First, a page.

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Table of Contents    
Year : 2021  |  Volume : 69  |  Issue : 3  |  Page : 628-629

Treatment for Moyamoya Disease: Still a Dilemma?

Sr. Consultant Neurosurgeon, Institute of Neurosciences, Mazumdar Shaw Medical Center, Narayana Health City, Hosur Road, Bangalore, Karnataka, India

Date of Submission02-Jun-2021
Date of Decision02-Jun-2021
Date of Acceptance02-Jun-2021
Date of Web Publication24-Jun-2021

Correspondence Address:
Dr. Shibu V Pillai
Sr. Consultant Neurosurgeon, Institute of Neurosciences, Mazumdar Shaw Medical Center, Narayana Health City, Hosur Road, Bangalore - 560 099, Karnataka
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Source of Support: None, Conflict of Interest: None

DOI: 10.4103/0028-3886.319245

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How to cite this article:
Pillai SV. Treatment for Moyamoya Disease: Still a Dilemma?. Neurol India 2021;69:628-9

How to cite this URL:
Pillai SV. Treatment for Moyamoya Disease: Still a Dilemma?. Neurol India [serial online] 2021 [cited 2022 Dec 3];69:628-9. Available from: https://www.neurologyindia.com/text.asp?2021/69/3/628/319245

I would like to congratulate Gupta, et al., for their recent paper on surgical treatment for moyamoya disease (MD) which has added to the rather sparse literature on this subject among the Indian population.[1]

Moyamoya vasculopathy (MMV) is characterized by progressive stenosis of the supra-clinoid internal carotid artery (ICA) and/or the proximal segments of anterior and middle cerebral arteries. The body fights back by forming a network of new collaterals particularly at the base of the brain to convert the ICA based circulation into an external carotid artery (ECA) based system. Patients with MMV generally present to the hospital with symptoms of chronic cerebral hypoperfusion – transient ischemic attacks (TIAs), stroke, movement disorders, seizures, or cognitive impairment. The longer the duration of chronic hypoperfusion, the greater the severity of cognitive impairment and other symptoms. The newly formed collaterals are responsible for symptoms like hemorrhage and headache. Patients with an early age of onset and a longer duration of MMV prior to treatment are more likely to be functionally challenged compared to those who are diagnosed and treated early.[2]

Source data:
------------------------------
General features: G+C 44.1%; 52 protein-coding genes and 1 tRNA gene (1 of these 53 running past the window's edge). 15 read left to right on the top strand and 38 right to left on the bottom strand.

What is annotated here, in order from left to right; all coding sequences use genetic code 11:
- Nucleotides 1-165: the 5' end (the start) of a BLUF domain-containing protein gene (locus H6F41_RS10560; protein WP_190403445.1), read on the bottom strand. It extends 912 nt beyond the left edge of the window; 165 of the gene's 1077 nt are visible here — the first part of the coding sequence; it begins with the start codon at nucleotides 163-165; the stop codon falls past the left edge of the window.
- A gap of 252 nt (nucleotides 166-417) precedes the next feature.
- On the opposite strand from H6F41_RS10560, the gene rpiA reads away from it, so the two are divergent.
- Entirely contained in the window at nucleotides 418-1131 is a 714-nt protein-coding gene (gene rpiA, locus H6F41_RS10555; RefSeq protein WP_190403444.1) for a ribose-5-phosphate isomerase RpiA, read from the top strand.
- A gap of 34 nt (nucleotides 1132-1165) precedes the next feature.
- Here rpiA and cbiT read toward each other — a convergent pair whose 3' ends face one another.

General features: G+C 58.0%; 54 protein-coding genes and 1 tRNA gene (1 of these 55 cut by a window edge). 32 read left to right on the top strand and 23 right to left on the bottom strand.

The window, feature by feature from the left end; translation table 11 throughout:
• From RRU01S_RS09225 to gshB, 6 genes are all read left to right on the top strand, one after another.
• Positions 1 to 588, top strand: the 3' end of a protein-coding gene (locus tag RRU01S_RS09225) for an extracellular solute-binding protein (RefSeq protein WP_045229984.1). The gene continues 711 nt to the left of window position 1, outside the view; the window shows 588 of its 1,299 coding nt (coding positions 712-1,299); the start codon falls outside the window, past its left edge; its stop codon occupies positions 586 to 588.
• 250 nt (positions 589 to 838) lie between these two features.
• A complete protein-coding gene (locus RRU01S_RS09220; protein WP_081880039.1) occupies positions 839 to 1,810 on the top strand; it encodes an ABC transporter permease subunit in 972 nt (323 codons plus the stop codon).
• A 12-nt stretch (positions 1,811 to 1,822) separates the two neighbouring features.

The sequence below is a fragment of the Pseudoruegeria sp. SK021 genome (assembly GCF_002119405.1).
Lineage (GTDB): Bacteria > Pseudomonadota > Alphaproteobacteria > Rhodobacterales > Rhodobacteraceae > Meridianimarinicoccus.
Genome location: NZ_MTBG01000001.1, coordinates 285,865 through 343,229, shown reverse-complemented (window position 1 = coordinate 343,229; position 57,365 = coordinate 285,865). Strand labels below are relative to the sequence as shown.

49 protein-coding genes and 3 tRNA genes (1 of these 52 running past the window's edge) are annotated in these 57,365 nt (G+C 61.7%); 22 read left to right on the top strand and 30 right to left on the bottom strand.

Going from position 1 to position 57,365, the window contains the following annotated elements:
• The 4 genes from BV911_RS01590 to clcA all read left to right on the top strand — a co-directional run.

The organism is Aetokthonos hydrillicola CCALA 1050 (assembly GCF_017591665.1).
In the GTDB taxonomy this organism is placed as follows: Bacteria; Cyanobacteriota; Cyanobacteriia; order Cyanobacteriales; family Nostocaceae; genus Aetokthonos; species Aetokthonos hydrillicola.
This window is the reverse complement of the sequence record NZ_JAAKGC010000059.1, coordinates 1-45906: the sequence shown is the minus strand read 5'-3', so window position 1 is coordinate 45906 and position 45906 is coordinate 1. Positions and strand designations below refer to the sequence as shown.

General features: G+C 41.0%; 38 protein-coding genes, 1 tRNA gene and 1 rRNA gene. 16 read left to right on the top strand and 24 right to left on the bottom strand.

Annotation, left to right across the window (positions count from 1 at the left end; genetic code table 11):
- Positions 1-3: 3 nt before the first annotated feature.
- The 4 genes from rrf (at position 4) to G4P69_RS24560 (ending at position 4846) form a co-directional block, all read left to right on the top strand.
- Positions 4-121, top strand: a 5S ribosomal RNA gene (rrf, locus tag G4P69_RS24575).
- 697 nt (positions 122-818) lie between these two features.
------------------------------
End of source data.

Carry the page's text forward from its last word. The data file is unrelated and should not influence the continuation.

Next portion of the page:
Medical or conservative therapy has not been standardized and generally consists of antiplatelets, maintenance of hydration and avoidance of hyperventilation. Surgical therapy for MMV attempts to hasten the transition of the cerebral circulation from an ICA to an ECA based system. There are numerous large case series such as the one by Guzman, et al., demonstrating a reduction in symptoms especially reduction in the long-term stroke risk following direct revascularization procedures such as the superficial temporal artery to middle cerebral artery bypass.[3] The main limitation to direct revascularization has been the size of the donor and recipient vessels especially in small children below the age of four years. In my opinion, one of the key messages from this paper by Gupta et al. is that direct/combined revascularization is technically feasible in about 50% of Indian children below the age of five years. Two potential pitfalls of direct/combined revascularization are post-operative ischemia or hemorrhage, and hyper-perfusion syndrome leading to new-onset neurological deficits. Gupta et al. have been able to avoid these devastating complications which can lead to poor long-term outcome.